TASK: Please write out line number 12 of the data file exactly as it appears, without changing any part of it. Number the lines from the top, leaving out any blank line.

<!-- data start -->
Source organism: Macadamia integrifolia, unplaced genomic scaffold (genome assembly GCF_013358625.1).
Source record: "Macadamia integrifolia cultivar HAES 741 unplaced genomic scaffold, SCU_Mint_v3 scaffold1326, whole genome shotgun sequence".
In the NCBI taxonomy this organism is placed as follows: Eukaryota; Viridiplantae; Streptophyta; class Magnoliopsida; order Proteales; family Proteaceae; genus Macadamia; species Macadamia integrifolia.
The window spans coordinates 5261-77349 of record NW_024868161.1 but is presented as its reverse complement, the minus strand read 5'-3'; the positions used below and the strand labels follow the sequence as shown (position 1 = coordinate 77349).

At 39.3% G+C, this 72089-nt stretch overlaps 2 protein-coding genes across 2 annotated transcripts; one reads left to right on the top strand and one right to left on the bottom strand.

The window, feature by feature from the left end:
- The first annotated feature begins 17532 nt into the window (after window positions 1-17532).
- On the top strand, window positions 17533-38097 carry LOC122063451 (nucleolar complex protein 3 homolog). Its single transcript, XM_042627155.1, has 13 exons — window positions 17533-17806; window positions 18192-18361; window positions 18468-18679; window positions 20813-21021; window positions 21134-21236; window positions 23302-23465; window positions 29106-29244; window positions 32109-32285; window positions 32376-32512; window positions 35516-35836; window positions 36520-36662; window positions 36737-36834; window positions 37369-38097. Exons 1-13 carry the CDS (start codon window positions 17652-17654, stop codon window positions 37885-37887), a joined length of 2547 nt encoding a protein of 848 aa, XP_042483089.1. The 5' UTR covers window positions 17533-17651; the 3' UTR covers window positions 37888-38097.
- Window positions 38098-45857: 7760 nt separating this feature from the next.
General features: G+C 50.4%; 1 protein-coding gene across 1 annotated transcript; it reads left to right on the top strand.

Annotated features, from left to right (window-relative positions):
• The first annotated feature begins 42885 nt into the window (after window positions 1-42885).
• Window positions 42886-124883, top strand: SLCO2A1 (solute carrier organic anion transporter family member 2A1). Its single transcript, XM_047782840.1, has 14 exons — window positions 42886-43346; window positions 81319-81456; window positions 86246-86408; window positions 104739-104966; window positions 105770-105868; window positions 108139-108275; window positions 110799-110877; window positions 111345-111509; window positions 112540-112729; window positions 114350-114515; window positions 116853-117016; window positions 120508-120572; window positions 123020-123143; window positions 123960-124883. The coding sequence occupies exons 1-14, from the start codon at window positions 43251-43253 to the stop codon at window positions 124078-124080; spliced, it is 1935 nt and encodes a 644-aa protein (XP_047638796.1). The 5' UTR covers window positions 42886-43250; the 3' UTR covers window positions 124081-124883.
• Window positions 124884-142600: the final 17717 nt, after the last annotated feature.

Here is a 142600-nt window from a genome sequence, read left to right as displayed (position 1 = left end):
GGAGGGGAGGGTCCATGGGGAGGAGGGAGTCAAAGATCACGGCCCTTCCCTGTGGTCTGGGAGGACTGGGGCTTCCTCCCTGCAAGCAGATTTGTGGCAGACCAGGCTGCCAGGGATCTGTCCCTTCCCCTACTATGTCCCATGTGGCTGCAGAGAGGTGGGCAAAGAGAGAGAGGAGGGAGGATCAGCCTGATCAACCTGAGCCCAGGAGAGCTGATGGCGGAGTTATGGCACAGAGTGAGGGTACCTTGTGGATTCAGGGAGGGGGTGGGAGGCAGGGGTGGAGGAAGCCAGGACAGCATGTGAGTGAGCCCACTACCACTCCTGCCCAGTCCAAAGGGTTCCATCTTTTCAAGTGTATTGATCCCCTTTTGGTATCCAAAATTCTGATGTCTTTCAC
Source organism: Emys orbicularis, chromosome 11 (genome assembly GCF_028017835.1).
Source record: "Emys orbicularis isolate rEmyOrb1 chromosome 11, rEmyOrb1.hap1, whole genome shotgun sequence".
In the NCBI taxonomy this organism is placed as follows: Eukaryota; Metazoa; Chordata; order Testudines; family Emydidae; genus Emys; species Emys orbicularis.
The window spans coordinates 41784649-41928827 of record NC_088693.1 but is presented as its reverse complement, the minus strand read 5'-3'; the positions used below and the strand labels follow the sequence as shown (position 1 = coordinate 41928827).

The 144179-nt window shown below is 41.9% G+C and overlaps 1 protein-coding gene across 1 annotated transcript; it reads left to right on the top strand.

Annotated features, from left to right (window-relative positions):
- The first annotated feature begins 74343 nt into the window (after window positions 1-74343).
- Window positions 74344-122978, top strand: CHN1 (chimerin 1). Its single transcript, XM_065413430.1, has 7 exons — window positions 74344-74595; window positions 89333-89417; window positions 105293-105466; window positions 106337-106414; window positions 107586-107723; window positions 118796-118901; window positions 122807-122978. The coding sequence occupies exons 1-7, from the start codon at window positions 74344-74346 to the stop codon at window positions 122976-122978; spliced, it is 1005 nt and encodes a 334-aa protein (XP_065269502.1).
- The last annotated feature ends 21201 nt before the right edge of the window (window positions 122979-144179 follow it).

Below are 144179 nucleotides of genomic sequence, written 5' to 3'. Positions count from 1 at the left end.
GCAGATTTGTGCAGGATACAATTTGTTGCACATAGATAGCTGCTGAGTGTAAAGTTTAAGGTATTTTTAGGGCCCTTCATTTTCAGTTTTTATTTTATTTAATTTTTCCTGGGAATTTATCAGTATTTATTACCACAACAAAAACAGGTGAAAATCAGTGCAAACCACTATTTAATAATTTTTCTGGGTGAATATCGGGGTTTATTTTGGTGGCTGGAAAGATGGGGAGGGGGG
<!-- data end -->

• The first annotated feature begins 42885 nt into the window (after window positions 1-42885).